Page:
After two years drawing an acrobatic Red Robin, artist Marcus To is excited to show a completely different dimension of his artistic approach to Batman characters.
As DC announced today, To is the new regular artist on Batwing, the African-based comic by writer Judd Winick.
The artist started his comic career with Aspen, then drew Red Robin for two years before landing the Huntress mini in the first wave of mini-series augmenting the New 52. So while he's had plenty of experience with Batman-related characters, To said that Batwing offers him a completely different challenge, because the character has a unique approach to crime-fighting.
To takes over the comic from Ben Oliver, who launched the title in September as part of DC's New 52 initiative. Oliver had needed help keeping up with the schedule, and DC gave pencil chores to Dustin Nguyen for issue #8.
Now that To has finished up his pencils for the DC mini-series Huntress, he will begin his new job with May's Batwing #9. And it will be a high-profile gig because it's part of the "Night of the Owls" crossover event. In it, Batwing will be helping with the one-night battle with the Court of Owls — a battle that will touch several of the Batman books in May.
As Winick told Newsarama last week, "Batwing has his hands full, as do all the heroes of Gotham City."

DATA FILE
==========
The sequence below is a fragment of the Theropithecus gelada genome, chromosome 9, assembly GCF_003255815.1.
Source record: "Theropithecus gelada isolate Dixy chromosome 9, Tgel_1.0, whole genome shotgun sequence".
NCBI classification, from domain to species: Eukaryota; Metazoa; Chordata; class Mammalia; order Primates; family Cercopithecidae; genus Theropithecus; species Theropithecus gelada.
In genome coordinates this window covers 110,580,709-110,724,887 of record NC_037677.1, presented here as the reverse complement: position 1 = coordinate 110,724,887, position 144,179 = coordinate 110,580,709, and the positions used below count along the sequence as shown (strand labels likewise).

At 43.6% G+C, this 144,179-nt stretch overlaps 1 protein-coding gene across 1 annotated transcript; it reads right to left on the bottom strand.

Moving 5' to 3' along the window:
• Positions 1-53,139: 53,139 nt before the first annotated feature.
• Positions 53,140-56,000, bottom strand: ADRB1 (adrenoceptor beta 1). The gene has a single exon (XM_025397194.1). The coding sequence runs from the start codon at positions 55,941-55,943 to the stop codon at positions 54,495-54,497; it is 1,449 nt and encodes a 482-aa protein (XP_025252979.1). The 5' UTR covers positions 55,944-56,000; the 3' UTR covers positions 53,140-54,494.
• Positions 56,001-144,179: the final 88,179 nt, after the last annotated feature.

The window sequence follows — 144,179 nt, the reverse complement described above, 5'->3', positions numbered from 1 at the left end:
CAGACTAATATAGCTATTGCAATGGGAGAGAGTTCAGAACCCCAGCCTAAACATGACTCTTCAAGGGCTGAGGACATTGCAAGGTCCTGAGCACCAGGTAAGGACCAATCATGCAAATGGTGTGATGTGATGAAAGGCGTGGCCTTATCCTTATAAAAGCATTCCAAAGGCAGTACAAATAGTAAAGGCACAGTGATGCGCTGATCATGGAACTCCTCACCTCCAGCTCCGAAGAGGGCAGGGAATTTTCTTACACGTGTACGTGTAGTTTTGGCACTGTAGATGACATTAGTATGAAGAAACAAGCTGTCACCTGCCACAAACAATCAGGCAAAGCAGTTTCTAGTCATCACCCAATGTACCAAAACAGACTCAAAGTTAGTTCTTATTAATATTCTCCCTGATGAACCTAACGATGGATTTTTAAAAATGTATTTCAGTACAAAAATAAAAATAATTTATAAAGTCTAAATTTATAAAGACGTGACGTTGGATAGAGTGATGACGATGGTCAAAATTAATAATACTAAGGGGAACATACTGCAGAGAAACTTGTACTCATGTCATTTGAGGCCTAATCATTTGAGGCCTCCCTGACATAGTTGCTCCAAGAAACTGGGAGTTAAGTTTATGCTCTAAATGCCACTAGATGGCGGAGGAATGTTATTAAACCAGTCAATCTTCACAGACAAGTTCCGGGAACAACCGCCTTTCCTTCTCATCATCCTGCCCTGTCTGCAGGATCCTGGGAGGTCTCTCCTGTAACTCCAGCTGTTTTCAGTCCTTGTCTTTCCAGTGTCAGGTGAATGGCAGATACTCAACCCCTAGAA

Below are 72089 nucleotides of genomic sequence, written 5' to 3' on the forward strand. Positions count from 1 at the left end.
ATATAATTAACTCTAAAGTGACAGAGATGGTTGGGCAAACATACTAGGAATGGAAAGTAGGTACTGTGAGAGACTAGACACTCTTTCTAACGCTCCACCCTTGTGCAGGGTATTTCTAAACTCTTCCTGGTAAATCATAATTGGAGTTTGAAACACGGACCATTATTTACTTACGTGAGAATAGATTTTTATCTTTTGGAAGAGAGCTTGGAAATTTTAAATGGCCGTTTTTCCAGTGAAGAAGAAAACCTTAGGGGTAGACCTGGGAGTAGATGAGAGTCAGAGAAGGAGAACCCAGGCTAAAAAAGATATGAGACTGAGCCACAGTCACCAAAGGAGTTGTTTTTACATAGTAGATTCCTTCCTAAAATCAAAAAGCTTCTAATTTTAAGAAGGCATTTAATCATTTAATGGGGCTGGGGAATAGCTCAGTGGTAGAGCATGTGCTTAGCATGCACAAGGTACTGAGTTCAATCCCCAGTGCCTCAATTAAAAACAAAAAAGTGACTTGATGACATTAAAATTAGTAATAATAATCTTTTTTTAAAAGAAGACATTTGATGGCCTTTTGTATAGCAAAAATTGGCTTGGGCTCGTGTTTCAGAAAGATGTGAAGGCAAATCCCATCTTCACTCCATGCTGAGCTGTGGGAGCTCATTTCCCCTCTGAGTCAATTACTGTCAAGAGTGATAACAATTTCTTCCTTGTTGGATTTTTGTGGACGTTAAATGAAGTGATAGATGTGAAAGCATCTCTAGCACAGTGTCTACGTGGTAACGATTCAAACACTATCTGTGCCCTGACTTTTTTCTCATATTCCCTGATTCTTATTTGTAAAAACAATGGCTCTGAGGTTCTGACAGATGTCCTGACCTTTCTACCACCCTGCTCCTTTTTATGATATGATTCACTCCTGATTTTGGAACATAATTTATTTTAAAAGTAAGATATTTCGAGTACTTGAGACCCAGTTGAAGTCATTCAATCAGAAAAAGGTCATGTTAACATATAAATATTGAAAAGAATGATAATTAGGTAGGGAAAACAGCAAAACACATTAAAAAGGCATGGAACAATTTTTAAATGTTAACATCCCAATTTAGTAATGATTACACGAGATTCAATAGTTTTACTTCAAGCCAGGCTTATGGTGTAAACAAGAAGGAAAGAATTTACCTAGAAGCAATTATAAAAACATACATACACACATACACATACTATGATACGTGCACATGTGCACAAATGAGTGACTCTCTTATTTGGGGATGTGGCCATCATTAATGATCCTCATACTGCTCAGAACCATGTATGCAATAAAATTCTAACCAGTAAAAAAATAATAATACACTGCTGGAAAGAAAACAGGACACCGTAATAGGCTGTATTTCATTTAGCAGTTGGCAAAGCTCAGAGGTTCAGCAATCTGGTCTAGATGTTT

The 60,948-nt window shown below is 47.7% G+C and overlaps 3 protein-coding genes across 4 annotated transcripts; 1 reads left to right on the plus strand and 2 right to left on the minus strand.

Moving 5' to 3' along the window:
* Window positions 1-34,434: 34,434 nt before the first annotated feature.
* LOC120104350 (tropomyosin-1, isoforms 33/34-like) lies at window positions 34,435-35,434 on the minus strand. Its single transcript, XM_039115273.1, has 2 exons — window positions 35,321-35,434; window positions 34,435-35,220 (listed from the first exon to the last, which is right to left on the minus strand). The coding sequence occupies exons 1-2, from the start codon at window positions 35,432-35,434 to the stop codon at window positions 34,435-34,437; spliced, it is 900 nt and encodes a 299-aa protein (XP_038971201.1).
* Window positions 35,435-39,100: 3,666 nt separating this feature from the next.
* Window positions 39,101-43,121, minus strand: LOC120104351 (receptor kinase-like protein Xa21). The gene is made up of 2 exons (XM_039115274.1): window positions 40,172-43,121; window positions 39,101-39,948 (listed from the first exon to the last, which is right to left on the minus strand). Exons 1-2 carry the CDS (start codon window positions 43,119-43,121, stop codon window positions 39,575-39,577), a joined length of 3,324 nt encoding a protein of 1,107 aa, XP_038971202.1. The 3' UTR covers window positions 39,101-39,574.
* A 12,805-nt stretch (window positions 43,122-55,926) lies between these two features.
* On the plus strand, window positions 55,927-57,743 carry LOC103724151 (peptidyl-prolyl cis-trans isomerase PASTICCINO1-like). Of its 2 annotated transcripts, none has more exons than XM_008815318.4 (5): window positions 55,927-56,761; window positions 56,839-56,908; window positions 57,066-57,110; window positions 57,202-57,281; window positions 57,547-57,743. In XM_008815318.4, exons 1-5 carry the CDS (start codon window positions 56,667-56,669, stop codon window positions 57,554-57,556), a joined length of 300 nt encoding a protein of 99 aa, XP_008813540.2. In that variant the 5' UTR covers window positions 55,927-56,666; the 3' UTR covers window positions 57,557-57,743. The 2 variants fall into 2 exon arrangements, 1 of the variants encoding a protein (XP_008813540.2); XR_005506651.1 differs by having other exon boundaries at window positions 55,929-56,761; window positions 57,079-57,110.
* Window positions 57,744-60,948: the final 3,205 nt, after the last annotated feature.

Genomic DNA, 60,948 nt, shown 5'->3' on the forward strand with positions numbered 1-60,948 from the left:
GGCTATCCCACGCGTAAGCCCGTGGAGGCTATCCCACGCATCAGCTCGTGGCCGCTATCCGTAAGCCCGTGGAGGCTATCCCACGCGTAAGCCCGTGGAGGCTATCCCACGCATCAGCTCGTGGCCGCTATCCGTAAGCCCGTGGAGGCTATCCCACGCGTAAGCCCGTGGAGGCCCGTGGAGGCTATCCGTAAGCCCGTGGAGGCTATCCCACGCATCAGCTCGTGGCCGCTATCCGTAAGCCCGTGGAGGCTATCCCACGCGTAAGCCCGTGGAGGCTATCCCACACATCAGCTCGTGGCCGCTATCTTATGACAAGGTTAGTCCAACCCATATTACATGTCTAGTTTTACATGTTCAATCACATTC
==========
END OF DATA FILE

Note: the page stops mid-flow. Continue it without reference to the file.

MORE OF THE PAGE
Newsarama talked to the artist to find out more about why he's so excited for the challenge of Batwing.
Newarama: Marcus, what interested you about Batwing and made you want to get involved with it?
Marcus To: It's a great character, and it's just a step away from Batman. So to me, it's in that family of Nightwing and all these other great Batman characters. It's just thrilling to me to be able to work in that fantastic family of characters again, and also to be part of telling Batwing's story early in his development as a character.
Nrama: I would think every artist knows how they want to draw Batman, and this character has a lot of those same sensibilities, so you probably had your visual ideas about him already, didn't you?
To: Actually, at first, when I was approached to draw the book, it took me a second to think about my approach to this book, because he is a different character from the traditional Batman look. So I had to think, how am I going to do this? Ben Oliver did such a great job on launching the title. So I looked at the art and thought to myself, how can I put my own spin on this?
I think readers are going to see a different aspect of my art. That's the great challenge of this job, figuring out how I want certain angles to look, how I want his armor to look, but how to keep it in the vein of Batman. Just like you said, you can use the silhouettes that Batman has, with the wings and the symbol and the ears and everything, to really pull it together, and associate the Batman look with Batwing.
Nrama: It seems like that imagery is already implied, so from a visual standpoint. Yet this takes place in Africa, in a different setting. Do you have any thought on how you want to approach that?